The teachers’ announcement of their boycott was done with bold media-savvy verve before the media. Are the teachers teaching us a lesson in responsible resistance?

“If I don’t step up now, who will?” said Mario Shauvette, a Garfield High math teacher. Now there’s an inspirational bumper sticker. Will thousands of teachers across America repeat the line? And then the rest of us on other policy issues?

I recommend the links posted by Barbara M. At very least, sign the petition.

Anonymous said...

So how is "anonymous" different from "zee" or "4Runner"? Unless one uses one's actual name, what difference does it make?

I quit using my real name--and posting--because this blog became a a little choir of five or six preaching to itself, but I do like to look in now and again just to see some of Ms Garcia's very fine writing, even though I usually settle for the NY Times comments.

Karen Garcia said...

As I have explained before, if you want to become part of a discussion group rather than simply commenting once in awhile, you will have to at least make up a name. It is getting extremely awkward having to distinguish between"Anonymous 1" and "Anonymous 2", plus it sounds downright Orwellian. Remember that old show "The Prisoner" when people's names became numbers? Same thing -- it is dehumanizing. We have enough of that in the world.

James F Traynor said...

Yeah, Anonymous, just what is your problem? And if we didn't preach to our respective choirs, we'd all go nuts. And I'm beginning to think our 'choir' is pretty damn big. I've a growing feeling there's a hell of a lot of people out there just humming along -in 'choirs' all over the place, a lot of them unaware of the others. Either that or I'm suffering from tinnitus.

James F Traynor said...

And, besides, it's more like a jam session.

Denis Neville said...

Commenter who hides behind “anonymous” tag quit posting and using his/her real name because Sardonicky “became a little choir of five or six preaching to itself.”

While “anonymous” is perfectly entitled to his/her views and not put his/her name to them, the chosen manner - an expression of contempt for followers of Sardonicky - has the same value as a pile of dogshit on a public trail - something to be noticed but stepped over or around. Such is the democracy of the gutless whose commonest weapon is abuse hurled from behind the ramparts of their anonymity.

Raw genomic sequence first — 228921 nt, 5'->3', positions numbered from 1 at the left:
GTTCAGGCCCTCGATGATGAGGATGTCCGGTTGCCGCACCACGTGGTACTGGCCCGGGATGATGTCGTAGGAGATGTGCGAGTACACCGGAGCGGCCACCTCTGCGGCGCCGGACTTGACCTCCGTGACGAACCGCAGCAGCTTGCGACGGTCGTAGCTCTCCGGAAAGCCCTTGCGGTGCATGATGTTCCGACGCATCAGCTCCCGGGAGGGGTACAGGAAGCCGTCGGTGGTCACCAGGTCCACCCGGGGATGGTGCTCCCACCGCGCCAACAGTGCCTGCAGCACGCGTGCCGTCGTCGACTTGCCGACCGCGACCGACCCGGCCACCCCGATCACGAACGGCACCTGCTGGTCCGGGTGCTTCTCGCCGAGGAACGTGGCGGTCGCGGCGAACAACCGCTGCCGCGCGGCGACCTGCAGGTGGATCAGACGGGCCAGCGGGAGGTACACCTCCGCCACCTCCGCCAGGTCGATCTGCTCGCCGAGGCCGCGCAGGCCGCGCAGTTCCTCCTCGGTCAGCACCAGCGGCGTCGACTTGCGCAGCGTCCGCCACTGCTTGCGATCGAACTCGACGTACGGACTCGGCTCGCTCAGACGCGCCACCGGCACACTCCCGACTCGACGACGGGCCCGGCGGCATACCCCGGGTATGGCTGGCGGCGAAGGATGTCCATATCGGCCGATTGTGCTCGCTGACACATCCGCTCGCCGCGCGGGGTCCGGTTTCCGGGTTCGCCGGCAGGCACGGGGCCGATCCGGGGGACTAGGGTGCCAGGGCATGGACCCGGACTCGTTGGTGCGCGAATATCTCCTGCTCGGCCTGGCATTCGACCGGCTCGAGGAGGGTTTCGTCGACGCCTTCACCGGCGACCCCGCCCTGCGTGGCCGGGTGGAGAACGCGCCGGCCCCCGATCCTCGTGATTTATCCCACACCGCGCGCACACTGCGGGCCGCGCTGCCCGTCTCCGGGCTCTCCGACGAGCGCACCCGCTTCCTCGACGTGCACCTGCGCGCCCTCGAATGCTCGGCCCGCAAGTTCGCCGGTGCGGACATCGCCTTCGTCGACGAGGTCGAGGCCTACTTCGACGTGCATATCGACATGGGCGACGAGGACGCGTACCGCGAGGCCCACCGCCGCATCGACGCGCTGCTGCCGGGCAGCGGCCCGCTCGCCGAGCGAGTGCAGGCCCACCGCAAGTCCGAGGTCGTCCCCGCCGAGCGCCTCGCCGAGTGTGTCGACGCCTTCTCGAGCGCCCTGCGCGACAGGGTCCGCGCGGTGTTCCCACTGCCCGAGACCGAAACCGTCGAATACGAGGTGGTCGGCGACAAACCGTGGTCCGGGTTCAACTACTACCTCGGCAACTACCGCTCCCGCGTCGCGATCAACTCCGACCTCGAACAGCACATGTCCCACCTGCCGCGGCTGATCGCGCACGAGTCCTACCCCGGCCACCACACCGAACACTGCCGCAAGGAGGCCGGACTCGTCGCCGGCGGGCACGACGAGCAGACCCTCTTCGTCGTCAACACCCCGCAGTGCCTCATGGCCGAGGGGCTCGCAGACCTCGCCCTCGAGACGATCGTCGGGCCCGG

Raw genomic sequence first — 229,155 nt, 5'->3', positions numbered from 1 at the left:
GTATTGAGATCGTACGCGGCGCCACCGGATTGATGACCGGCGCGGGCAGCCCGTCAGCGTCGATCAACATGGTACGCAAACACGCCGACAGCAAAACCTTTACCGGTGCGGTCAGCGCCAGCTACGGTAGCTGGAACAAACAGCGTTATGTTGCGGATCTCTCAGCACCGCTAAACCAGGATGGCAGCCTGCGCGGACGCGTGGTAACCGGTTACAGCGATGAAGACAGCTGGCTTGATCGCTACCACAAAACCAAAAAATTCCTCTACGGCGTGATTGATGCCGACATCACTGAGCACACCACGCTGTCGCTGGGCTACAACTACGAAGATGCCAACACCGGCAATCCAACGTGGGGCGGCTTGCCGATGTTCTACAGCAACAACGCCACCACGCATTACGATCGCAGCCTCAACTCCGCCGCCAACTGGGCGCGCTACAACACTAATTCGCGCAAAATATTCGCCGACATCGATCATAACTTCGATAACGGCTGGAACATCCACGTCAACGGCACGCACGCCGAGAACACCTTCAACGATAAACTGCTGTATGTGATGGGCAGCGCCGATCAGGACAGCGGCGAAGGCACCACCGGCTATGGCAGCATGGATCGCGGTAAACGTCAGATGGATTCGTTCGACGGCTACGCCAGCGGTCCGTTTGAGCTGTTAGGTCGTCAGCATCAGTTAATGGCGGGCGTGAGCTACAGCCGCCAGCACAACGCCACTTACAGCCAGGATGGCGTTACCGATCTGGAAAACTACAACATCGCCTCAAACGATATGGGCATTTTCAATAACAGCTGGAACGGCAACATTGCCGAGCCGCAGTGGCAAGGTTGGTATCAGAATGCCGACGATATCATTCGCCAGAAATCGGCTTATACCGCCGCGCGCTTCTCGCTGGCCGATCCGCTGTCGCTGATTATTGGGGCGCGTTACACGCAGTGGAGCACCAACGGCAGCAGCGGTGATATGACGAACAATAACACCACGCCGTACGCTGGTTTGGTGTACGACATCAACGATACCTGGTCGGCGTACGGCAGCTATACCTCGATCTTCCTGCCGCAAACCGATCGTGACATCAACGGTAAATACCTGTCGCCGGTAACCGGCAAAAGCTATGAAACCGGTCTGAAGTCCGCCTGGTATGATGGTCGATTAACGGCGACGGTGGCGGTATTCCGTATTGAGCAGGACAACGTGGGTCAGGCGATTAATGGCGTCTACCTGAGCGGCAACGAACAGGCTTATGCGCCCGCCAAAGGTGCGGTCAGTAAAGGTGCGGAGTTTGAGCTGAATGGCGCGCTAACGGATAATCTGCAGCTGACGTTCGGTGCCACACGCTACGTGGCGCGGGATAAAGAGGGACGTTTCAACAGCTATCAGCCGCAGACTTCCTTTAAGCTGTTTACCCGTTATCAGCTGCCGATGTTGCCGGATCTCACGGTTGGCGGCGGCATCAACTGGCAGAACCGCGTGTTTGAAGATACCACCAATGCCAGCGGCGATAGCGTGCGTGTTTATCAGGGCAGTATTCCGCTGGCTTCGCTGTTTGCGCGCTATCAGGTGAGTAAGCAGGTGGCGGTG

If “anonymous” has nothing nice to say, he/she doesn’t have to read comments to Sardonicky. Who forces him/her to read them? People who are disposed toward trollish comments ought to have a few ideas of their own and follow them instead of trying to tear other’s down.

Karen’s writing is not only superb, but her blog has permitted a mighty fine jam session (as James aptly describes) - comments, humor, thoughtful replies that make interesting, intelligent points, instigate debate, and references that spark further investigation - inspired by her writings. They are there for those who want to read something a little different. Karen generously provides that opportunity for those that appreciate it.

Clearly “anonymous” doesn’t and we respect that. The world is big enough for everyone’s beliefs, tastes, likes and dislikes. Yes, by all means, “settle for the NY Times comments.”

Pearl said...

James and Denis:

I, and I am sure many others of our group, appreciate your messages to Anonymous 1,2 or 3,etc. I have a journalist friend in N.Y. (Jerry Mazza) who writes excellent articles in the same vein and concern as Karen and he has told me about some of the hateful e-mails sent to his website - some of them even threatening!

Reading some of the vitriolic,vile comments in the conservative-right wing columns from readers about politicians they don't like is very scary and I would hate to think some of these trolls, as Karen calls them, might own guns!

I have also done more and more reading of columns and articles in various internet websites, that are taking up the fight against the excesses of entrenched, close minded attitudes that are pushing the U.S more and more over a dangerous cliff beyond just the financial. There are more and more of them from writers who have been silent until now and I completely agree with your comment James, that there are indeed other choirs humming along whose voices are getting louder and louder.

I have personally written to Karen of my deep appreciation for her fine work and courageous efforts to inform and educate us and am happy when she is consistently at the top of the heap when commenting to the N.Y.Times columnists. It indicates how respected she is by the many hundreds of readers who recommend her and are encouraged (as well as the columnists) by her outstanding contributions. We have a gem in Karen's Sardonicky website and I am inspired by her work and the readers' responses as I am sure you all are.

Anonymous said...

If anyone can tell me why I'm unable to post comments using my iPad,it would be appreciated.

I feel very old.

Anonymous Z

Anonymous said...

Ah, I see there's some awkwardness with the Anonymous appellation, although it is included as an option. In any case, from now on I'll use 'General Jinjur', which aptly depicts a character with all the fight-for-justice power of a pair of knitting needles.....

General Jinjur
(formerly Anonymous Z)